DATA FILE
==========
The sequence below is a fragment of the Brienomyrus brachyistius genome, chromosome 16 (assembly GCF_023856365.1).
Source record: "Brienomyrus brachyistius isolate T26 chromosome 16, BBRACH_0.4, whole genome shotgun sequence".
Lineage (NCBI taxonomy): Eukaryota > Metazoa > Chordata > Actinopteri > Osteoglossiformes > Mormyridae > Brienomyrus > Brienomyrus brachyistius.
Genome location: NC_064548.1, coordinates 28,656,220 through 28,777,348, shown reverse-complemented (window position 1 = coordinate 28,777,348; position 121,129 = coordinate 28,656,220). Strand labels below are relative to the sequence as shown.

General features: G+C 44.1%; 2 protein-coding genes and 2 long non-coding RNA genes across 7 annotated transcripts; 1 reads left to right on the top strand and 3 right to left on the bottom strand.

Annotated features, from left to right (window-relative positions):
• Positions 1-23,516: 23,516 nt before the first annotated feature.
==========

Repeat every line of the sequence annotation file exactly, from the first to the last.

The sequence below is a fragment of the Brienomyrus brachyistius genome, chromosome 16 (assembly GCF_023856365.1).
Source record: "Brienomyrus brachyistius isolate T26 chromosome 16, BBRACH_0.4, whole genome shotgun sequence".
Lineage (NCBI taxonomy): Eukaryota > Metazoa > Chordata > Actinopteri > Osteoglossiformes > Mormyridae > Brienomyrus > Brienomyrus brachyistius.
Genome location: NC_064548.1, coordinates 28,656,220 through 28,777,348, shown reverse-complemented (window position 1 = coordinate 28,777,348; position 121,129 = coordinate 28,656,220). Strand labels below are relative to the sequence as shown.

General features: G+C 44.1%; 2 protein-coding genes and 2 long non-coding RNA genes across 7 annotated transcripts; 1 reads left to right on the top strand and 3 right to left on the bottom strand.

Annotated features, from left to right (window-relative positions):
• Positions 1-23,516: 23,516 nt before the first annotated feature.